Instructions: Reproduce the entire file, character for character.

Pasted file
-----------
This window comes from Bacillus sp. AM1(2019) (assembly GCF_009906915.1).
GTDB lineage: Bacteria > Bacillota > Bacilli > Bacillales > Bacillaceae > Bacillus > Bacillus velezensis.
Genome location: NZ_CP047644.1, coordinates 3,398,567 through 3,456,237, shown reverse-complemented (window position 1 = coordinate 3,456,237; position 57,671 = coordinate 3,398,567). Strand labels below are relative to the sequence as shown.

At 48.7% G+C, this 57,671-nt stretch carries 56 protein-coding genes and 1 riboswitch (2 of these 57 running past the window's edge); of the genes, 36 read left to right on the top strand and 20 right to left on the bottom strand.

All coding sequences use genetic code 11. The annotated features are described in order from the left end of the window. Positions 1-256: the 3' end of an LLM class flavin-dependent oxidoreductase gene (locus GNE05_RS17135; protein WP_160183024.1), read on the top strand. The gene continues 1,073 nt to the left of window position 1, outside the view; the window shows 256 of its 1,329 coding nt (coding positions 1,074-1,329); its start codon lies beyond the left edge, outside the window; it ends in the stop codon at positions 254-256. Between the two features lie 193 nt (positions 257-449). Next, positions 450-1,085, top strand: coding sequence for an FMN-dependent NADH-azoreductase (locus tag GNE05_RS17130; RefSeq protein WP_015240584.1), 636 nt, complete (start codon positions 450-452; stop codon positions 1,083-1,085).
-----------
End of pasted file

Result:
This window comes from Bacillus sp. AM1(2019) (assembly GCF_009906915.1).
GTDB lineage: Bacteria > Bacillota > Bacilli > Bacillales > Bacillaceae > Bacillus > Bacillus velezensis.
Genome location: NZ_CP047644.1, coordinates 3,398,567 through 3,456,237, shown reverse-complemented (window position 1 = coordinate 3,456,237; position 57,671 = coordinate 3,398,567). Strand labels below are relative to the sequence as shown.

At 48.7% G+C, this 57,671-nt stretch carries 56 protein-coding genes and 1 riboswitch (2 of these 57 running past the window's edge); of the genes, 36 read left to right on the top strand and 20 right to left on the bottom strand.

All coding sequences use genetic code 11. The annotated features are described in order from the left end of the window. Positions 1-256: the 3' end of an LLM class flavin-dependent oxidoreductase gene (locus GNE05_RS17135; protein WP_160183024.1), read on the top strand. The gene continues 1,073 nt to the left of window position 1, outside the view; the window shows 256 of its 1,329 coding nt (coding positions 1,074-1,329); its start codon lies beyond the left edge, outside the window; it ends in the stop codon at positions 254-256. Between the two features lie 193 nt (positions 257-449). Next, positions 450-1,085, top strand: coding sequence for an FMN-dependent NADH-azoreductase (locus tag GNE05_RS17130; RefSeq protein WP_015240584.1), 636 nt, complete (start codon positions 450-452; stop codon positions 1,083-1,085).